# Energizing a relay with a lower coil voltage than my power supply

I'm using a 72 VDC power supply to drive some equipment. I need to drop that voltage down to 48 VDC to drive a relay I'm using.

What are my options to energize the relay coil and what specs do I use from the datasheet?

My initial idea is to do a simple voltage divider. I use the coil resistance from the datasheet (4300 ohm) as my R2 and that gives me an R1 of 2150 ohms (2200 ohm for a common value). As for specifying the power for the resistor it would be 24^2/2200 = 0.3 W ?

Using a resistor will work as relays are fairly tolerant but if someone puts a similar relay in for some reason, the specs may be different. I’d suggest a simple transistor + zener diode regulator. You’ll probably want to use a heatsink as the transistor will probably get to around 30degreesC above ambient (your resistor would get hot as well unless you used a metal clad one and bolted it to a metal panel). The regulator will ensure the relay gets 48V without being dependent on the actual relay specs.

A resistor will work fine. You could also use a 24V 1W zener diode (eg. 1N4749) if the 72V is reasonably well regulated.

That's an odd relay- they appear to use the coil (or maybe a second resistor?) as a voltage divider to derive a voltage for the indicator LED. The reverse voltage waveform across the LED at turn-off might be interesting if they are using part of the coil.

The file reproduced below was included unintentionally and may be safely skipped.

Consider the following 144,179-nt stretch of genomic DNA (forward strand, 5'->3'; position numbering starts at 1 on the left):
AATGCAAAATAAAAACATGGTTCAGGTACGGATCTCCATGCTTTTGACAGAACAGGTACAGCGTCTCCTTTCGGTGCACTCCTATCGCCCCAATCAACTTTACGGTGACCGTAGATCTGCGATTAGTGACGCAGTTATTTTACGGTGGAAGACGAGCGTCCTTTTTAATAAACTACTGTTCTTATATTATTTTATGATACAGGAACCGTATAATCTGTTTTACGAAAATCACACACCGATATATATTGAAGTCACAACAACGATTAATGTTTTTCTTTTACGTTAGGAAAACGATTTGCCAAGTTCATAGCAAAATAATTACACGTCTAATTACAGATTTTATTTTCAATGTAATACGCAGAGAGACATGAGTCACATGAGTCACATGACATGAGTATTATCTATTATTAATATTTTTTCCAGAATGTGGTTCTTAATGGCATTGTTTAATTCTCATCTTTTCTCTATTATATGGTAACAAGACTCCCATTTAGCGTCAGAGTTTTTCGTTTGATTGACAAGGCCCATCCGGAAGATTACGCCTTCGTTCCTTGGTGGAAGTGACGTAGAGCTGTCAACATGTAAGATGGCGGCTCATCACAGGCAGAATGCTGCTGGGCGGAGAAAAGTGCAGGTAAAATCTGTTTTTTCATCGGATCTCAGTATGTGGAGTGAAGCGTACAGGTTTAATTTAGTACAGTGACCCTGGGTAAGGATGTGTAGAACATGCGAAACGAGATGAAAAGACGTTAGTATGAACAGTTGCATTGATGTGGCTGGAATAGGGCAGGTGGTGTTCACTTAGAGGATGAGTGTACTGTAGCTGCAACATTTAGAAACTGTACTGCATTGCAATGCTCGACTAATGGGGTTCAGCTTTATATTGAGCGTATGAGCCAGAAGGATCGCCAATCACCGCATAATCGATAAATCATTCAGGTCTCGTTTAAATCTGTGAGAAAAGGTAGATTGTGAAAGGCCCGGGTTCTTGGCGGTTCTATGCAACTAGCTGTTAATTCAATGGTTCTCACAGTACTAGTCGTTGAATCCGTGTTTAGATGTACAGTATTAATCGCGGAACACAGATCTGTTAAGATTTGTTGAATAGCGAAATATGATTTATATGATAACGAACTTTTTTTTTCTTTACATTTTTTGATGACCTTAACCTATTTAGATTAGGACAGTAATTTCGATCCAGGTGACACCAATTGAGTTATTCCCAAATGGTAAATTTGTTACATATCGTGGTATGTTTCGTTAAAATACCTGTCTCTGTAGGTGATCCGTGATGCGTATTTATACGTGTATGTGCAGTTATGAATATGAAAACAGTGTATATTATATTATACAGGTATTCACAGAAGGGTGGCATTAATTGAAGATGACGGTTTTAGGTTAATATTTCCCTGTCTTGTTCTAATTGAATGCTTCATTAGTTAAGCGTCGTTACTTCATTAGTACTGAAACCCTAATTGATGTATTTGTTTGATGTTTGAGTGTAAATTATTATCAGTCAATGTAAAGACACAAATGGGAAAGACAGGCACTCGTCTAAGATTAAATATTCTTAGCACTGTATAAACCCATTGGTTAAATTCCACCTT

• I'm looking up sample Zener Regulator Circuit Diagrams and I'm confused. Wouldn't I want a 48V Zener instead? Something like the 1N4756A from that same datasheet? RL in this case would be the relay itself for which I know the coil resistance, current, and voltage all from the datasheet? Commented Jan 12, 2022 at 17:52
• The Zener would go in series (like a resistor) and would make the circuit less sensitive to relay coil resistance but more sensitive to variations on the 72V bus compared to using a resistor (+/-5% change in the 72V would represent +/-7.5% change at the relay). It just subtracts 24V from the applied voltage, it's not a regulator. Commented Jan 12, 2022 at 18:09
• If it actually varies that much the resistor would be preferable. But it looks rather well-regulated (0.5%) so if you intend to leave it at 72V then the zener would be a good way to go. Commented Jan 12, 2022 at 18:44
• Just a series resistor will do it. Commented Jan 12, 2022 at 20:04
• I voted for Spehro’s solution - a Zener diode in series - simple and works just that: Voltage Shifter, from 72V to 48V. If @fullyjosh desires to operate at different voltage, select a different Zener. However if the “72V power” is not defined or intends to vary greatly, then Kartman’s solution (48V Zener+resistor biasing an NPN transistor = simple series regulator) might be more flexible.
– EJE
Commented Jan 16, 2022 at 18:55